• allow money from the Nuclear Waste Fund to be used to develop used nuclear fuel recycling technology
  • direct DOE to audit its stockpile of surplus uranium and create a uranium reserve to be used should traditional supplies be disrupted

The American Energy Act is a thoroughgoing attempt to create (at least) a framework of a bill that could be filled out with much more detail. We suspect the repudiation of climate change will invalidate it for many voters – there are some EPA provisions here that will cause problems, too – but it’s worth a read alongside the Waxman-Markey bill to see where compromises might be found.

Wednesday, June 10, 2009

A Nuclear Game Changer?

reactor_concept_small That’s how Babcock & Wilcox described their scaled down nuclear reactor, intended to top out at 125 megawatts. Cost has been an issue with, shall we say, pee-wee reactors, but no problems here:

The mPower reactor would include independent "modular" units that could be manufactured on an assembly line, thus cutting manufacturing and construction costs, said John Fees, CEO of McDermott International, the parent company of Babcock & Wilcox. Units could be built and come online even as others are being built, he said, allowing power companies to start earning revenue faster.

And:

"This brings not only lower installation base cost but also brings greater cost certainty" compared to the $6 billion to $8 billion large-reactor option, Fees said. He declined to name a price for mPower, but said it would be "under the $5,000 per megawatt" price that the industry has estimated for large reactors.

How much lower isn’t really the point – that it even hovers there is remarkable, as scaling down a plant this far has generally made it uneconomical.

The new reactor has attracted "early and broad customer interest," Mowry said. A consortium of regional municipal and cooperative utilities -- which he declined to name -- has signed a "memorandum of understanding" to explore the construction of reactors, he said.

We include this to note the second instance of a “decline.” We wonder if the Times is suggesting there’s some doubt built into this – as there should always be before an announcement turns into a practical working item that fulfills various promises.

But if doubt turns into reality – and why not, B&W aren’t selling this via infomercial - there’s very real potential here. One thing you want a new nuclear plant to do is to allow shuttering a plant that emits CO2 willy-nilly. These small plants, which presumably can be sited a bit more easily than their big siblings, might make that more broadly plausible. (The B&W page referenced below shows these units joined together to scale up, but that doesn’t seem to be the initial goal.)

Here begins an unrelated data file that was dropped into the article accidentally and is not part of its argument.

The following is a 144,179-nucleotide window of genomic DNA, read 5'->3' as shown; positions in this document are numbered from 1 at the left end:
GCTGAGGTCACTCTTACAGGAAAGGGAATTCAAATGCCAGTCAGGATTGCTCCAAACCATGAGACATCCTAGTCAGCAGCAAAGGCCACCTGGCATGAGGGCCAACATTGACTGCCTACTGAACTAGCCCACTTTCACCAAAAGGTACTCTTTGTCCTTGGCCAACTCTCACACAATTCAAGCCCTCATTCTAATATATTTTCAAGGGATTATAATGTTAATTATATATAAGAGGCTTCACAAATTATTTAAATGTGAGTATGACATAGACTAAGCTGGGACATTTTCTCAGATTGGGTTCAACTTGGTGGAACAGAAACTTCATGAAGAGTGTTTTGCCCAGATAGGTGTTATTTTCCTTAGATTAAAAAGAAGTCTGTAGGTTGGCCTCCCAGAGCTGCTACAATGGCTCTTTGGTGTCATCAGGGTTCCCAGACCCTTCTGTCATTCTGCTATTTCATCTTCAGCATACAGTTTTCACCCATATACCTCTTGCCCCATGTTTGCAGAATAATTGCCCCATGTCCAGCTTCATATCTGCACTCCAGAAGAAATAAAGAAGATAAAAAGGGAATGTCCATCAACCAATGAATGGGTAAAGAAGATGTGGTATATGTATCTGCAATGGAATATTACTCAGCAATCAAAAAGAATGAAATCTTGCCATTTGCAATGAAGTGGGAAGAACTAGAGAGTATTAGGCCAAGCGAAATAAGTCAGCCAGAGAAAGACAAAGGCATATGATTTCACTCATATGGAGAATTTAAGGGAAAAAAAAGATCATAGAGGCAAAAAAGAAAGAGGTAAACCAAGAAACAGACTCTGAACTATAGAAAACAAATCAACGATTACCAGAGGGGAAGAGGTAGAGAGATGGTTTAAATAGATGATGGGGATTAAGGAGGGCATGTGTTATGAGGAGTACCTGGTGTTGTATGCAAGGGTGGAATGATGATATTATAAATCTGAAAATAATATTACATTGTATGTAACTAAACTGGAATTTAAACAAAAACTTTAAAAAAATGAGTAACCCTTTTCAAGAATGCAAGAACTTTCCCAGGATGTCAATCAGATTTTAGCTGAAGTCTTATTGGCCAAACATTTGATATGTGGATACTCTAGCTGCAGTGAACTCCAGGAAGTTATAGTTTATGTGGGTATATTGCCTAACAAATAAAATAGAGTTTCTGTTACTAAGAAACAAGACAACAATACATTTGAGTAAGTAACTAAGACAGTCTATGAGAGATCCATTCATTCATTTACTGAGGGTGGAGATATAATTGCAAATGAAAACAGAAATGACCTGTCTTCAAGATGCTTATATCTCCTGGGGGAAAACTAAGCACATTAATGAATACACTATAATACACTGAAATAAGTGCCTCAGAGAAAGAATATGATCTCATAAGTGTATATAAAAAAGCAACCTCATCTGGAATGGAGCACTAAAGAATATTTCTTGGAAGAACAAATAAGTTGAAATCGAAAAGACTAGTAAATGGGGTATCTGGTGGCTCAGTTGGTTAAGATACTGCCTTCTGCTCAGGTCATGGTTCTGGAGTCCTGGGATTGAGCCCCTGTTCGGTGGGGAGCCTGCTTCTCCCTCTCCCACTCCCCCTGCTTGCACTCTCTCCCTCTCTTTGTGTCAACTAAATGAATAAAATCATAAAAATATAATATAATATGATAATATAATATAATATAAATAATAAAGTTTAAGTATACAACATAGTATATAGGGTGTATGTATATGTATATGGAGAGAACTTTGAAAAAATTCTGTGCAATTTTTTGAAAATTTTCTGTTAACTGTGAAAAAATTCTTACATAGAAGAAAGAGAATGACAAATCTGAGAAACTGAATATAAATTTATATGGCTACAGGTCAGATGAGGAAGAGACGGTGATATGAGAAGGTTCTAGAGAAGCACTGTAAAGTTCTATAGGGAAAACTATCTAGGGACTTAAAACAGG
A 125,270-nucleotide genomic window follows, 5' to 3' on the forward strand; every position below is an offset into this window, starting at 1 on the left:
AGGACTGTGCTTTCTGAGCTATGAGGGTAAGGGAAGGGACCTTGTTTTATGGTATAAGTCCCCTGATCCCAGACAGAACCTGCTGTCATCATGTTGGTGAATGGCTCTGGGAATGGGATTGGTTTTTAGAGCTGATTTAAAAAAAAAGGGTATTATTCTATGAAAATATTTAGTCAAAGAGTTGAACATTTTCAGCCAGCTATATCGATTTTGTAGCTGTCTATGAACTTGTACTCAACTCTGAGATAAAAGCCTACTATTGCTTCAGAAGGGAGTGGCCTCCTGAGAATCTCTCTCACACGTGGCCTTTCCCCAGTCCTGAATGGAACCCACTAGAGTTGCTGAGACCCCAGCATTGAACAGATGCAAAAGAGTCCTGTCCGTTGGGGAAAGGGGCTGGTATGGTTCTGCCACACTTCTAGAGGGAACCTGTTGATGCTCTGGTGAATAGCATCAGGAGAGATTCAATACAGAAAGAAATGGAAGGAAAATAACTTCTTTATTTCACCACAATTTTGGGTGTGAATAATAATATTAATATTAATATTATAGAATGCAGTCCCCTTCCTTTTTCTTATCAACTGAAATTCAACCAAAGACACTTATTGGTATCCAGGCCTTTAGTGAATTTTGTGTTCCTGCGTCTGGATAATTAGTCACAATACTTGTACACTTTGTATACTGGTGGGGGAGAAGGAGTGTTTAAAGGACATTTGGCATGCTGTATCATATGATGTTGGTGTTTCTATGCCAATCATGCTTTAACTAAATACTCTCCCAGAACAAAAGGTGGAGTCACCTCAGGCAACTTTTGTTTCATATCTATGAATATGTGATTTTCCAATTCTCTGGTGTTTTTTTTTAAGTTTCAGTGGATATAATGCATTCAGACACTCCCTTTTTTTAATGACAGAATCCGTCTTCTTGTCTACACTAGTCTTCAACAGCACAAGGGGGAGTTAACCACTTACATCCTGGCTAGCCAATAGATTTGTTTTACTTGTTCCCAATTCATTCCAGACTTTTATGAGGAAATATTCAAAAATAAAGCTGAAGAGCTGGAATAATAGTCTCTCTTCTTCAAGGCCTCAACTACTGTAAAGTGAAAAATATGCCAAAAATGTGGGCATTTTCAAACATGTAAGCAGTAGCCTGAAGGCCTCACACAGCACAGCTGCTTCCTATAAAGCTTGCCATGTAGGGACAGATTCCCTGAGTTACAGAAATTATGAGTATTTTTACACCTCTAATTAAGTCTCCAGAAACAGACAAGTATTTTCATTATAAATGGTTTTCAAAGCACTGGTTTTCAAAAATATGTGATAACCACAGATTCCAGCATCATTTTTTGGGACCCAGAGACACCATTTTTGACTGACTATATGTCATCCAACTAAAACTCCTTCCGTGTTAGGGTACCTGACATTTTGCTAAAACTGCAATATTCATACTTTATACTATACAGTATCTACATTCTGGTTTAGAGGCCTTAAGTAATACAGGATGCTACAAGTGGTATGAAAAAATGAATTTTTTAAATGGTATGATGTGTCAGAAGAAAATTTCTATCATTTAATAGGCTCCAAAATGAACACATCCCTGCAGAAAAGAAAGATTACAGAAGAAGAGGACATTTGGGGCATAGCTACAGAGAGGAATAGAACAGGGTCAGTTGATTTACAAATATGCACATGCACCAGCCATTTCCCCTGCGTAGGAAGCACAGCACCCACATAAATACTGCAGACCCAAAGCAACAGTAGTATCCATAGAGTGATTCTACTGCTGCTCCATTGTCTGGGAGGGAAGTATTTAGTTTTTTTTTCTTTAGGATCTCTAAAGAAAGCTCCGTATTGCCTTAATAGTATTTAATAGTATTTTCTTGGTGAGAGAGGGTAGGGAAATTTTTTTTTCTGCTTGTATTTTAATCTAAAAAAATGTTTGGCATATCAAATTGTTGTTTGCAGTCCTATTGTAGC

So far, the industry attitude seems encouraging and uncommitted.

The Tennessee Valley Authority is evaluating a potential site near the Clinch River in Roane County, Tenn., for the reactor and is a industrial consultant for Babcock & Wilcox, said Jack Bailey, TVA's vice president of nuclear generation development. TVA has not made any decisions about building a small reactor plant, however, Bailey added.

Same for Exelon. This makes sense – early days and all – but Babcock & Wilcox are hoping for 2011 approval from the NRC for the design. Then we’ll see what’s possible and who commits to what.

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The story reports that several politicians showed up for the announcement, including Tenneseeans Sens. Lamar Alexander (R) and Bob Corker (R) and Reps. Lincoln Davis (D) and Zach Wamp (R). Sen. George Voinovich (R-Ohio) also was there. Maybe this ties into the nuclear provisions of the Republican energy bill we noted this morning or it’s a nod to TVA. Rep. Lincoln gives it a bit of a bi-partisan push.

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Babcock&Wilcox have a page up on this technology. See here. You can look at a nice brochure, read more about it and – hey, no page to place orders!

A concept shot of the reactor.

The National Summit

Jobs in Detroit MichiganWith NEI's President & CEO Marv Fertel set to address the Detroit Economic Club at next week's National Summit, this New York Times article, Michigan Tries to Renew Itself Without King Auto, caught our eye today.

For all the talk of California’s economic woes, the distress in Michigan is greater. About 800,000 jobs have been lost in the state — about 1 in every 6 — since 2000, and its unemployment rate has reached 12.7 percent, higher than any other state.